Shopping around for a new health care practitioner? You’re not alone. The ever-strained health care system, combined with disenchantment with conventional practices, has a lot of folks looking around at their options. And while there’s simply no replacement for a good doctor when you’re seriously ill or injured, there are many integrative health approaches to consider when looking for preventive care.
What Is Integrative Medicine?
If you grew up using conventional medicine, you know the drill: You get sick, have your 15-minute appointment and go home with prescription in hand. To be fair, that magic pill model is what we wanted for the last 50 years — too busy to change our diet and lifestyle, we wanted the quick fix, and boy did the docs deliver. The problem is that approach may get rid of the acute symptoms but not address the deeper issue.
Enter integrative medicine. Using a variety of approaches, integrative medicine takes into account the whole person. That means your typical intake will be about an hour, during which your practitioner will go into the details of your primary concern as well as associated dietary and lifestyle factors. From that larger perspective, they are better able to see the bigger picture and address not only the symptomatic expression but the root cause of the issue.
The body’s systems are connected! And as the research on these connections makes our understanding of them more clear, it’s important to shift our antiquated approach. It’s a model of supporting wellness versus a model of fixing disease.
Health Approaches as Unique as You
Still on the fence? Luckily integrative strategies can go hand in hand with conventional practices. Not only do practitioners collaborate, but many integrative therapies use some of the same state-of-the-art Western tools that conventional ones do, like labs and imaging. The beauty is that you get to tailor your approach to fit your own unique needs.
Check out these examples so you can start dipping your toe in the integrative health water.
Even if needles aren’t your thing, don’t be so quick to rule out acupuncture. This healing practice has been in use for over 2,000 years in traditional Chinese medicine, and more recent research has shown widespread health benefits. Acupuncture involves the insertion of hair-thin needles through the skin at specific points along the body, called meridians, to help balance the flow of qi, or energy. Interestingly, many of these meridians have been correlated with sensory neurons in the body that, when stimulated, can reduce discomfort.
A broad category, mind-body techniques help to strengthen how your mind and body work together. These are simple and powerful ways to support health, and the research is clear: When our mind and body are in harmony, our bodies and minds benefit. Some examples of mind-body techniques include meditation, prayer, yoga, music therapy and even animal-assisted therapy. If you’ve ever danced out frustration or snuggled with your fur baby when feeling down, you know how supportive mind-body practices are to your well-being.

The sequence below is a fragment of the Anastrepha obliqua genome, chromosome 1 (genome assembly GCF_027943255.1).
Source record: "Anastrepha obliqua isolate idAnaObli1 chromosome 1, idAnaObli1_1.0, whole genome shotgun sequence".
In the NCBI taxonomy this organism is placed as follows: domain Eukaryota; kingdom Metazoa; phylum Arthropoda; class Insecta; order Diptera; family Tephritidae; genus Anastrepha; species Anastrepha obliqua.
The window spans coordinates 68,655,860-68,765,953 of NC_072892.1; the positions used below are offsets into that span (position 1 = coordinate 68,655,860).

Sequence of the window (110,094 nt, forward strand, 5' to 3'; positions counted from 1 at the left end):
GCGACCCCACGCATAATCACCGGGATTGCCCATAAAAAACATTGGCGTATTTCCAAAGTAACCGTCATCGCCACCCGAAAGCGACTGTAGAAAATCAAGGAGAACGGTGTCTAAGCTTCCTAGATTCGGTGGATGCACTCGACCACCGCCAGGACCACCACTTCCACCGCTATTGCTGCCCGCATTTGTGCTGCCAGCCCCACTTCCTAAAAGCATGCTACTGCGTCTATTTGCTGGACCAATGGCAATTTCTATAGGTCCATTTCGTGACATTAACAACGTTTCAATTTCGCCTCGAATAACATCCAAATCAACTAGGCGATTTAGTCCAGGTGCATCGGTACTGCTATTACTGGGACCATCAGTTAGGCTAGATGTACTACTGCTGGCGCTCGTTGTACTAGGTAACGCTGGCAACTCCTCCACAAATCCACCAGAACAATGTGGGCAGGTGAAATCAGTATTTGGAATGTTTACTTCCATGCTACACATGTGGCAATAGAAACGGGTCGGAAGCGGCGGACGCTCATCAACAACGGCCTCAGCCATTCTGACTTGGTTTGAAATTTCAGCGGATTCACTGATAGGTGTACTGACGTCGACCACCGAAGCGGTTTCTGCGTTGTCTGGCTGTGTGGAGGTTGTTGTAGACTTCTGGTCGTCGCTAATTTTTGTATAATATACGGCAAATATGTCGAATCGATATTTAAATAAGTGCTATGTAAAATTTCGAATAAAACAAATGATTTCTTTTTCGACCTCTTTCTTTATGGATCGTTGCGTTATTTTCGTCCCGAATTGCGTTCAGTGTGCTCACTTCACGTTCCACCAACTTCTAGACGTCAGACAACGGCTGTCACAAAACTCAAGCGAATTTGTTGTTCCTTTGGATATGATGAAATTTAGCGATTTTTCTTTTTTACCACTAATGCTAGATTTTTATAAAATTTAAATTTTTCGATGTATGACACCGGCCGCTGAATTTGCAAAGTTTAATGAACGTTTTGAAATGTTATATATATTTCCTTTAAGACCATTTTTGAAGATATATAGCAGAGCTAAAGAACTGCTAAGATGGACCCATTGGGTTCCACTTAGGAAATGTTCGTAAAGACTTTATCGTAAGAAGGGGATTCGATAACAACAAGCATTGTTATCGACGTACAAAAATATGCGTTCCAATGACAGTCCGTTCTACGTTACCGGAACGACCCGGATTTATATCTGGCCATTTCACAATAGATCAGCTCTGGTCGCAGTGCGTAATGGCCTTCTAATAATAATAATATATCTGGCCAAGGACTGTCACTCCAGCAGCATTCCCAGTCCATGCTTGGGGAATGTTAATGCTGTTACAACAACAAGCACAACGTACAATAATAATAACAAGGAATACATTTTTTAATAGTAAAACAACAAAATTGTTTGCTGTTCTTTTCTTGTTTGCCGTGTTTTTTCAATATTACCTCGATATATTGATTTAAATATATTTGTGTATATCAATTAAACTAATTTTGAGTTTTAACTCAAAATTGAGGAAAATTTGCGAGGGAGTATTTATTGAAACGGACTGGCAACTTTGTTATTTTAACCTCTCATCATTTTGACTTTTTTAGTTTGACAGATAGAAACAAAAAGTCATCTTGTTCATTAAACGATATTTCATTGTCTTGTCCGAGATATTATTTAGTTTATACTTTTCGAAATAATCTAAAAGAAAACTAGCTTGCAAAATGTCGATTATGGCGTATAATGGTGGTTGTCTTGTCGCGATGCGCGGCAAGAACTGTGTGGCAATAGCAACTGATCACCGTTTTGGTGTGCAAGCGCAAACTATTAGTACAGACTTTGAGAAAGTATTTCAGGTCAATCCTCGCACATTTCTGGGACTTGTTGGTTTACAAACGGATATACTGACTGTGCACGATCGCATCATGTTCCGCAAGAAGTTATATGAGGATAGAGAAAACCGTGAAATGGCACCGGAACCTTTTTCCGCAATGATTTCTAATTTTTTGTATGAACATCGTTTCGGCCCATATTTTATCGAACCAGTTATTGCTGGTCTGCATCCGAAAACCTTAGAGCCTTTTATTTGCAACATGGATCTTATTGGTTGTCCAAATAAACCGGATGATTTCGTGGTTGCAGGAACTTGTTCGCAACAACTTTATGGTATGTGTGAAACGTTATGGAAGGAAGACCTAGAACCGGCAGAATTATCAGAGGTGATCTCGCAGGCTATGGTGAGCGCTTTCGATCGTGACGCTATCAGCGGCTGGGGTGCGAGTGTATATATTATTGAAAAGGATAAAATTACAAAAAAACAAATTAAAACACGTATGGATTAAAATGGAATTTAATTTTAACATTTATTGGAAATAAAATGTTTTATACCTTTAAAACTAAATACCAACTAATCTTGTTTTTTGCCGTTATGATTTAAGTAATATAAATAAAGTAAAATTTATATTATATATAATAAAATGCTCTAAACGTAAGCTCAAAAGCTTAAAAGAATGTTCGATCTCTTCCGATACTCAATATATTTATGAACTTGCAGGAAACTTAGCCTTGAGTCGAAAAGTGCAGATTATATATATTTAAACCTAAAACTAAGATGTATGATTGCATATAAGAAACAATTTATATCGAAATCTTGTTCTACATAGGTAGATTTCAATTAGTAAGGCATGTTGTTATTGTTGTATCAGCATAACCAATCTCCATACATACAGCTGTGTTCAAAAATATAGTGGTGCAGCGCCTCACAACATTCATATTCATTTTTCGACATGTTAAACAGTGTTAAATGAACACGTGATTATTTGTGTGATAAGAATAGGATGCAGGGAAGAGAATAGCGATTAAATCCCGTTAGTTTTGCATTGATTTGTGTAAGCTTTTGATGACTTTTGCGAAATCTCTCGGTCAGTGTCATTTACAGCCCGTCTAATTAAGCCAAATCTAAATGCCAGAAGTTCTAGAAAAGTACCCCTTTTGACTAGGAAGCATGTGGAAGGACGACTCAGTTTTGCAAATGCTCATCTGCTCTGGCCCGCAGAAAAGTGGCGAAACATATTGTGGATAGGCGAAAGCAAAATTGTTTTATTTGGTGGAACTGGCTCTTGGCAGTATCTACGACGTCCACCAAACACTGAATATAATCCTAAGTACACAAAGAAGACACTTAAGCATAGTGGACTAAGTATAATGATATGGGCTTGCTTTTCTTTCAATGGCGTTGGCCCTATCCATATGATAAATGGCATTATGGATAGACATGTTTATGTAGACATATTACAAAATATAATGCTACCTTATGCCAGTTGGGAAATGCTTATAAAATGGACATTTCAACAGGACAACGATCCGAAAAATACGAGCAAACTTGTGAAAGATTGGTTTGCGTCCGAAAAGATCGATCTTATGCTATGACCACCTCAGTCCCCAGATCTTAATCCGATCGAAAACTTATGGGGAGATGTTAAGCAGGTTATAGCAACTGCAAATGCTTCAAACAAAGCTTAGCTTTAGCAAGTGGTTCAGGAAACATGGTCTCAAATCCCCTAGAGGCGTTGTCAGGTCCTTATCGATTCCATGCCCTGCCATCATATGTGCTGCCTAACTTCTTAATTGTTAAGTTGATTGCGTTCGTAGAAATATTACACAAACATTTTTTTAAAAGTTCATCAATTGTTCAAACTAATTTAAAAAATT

Human touch is another powerful integrative healing strategy. Manipulative and body-based practices use touch to move parts of your body. Some examples include chiropractic, osteopathic manipulation and even massage therapy. These practices are often thought of as beneficial for physical issues, but there has been developing research in their role in mental health support as well.
Many of us are already using natural products — like dietary supplements, herbal remedies, aromatherapy and CBD — to support our overall health. These come in many different forms, including CBD capsules, essential oils and CBD oils, teas and powders. There are many to choose from, so ensuring you have a quality brand is key. Used for a multitude of health issues, incorporating CBD or an aromatherapy practice into your routine can be an easy and cost-effective way to support greater health.
Own Your Health
While the research on the benefits of integrative approaches is quite compelling, perhaps the biggest benefit is the ability to empower ourselves in our health care. Taking control of our health with integrative therapies can help us find the approach that fits our unique needs.
Kristin Henningsen, M.S., R.H. (A.H.G.), R.Y.T., is a clinical herbalist and educator who first fell in love with plants in the desert Southwest. She’s passionate about bringing plant medicine back to the people, integrating Western herbalism, TCM and Ayurvedic practices to empower folks in their health care. She maintains a private clinical practice and serves as faculty for several university programs.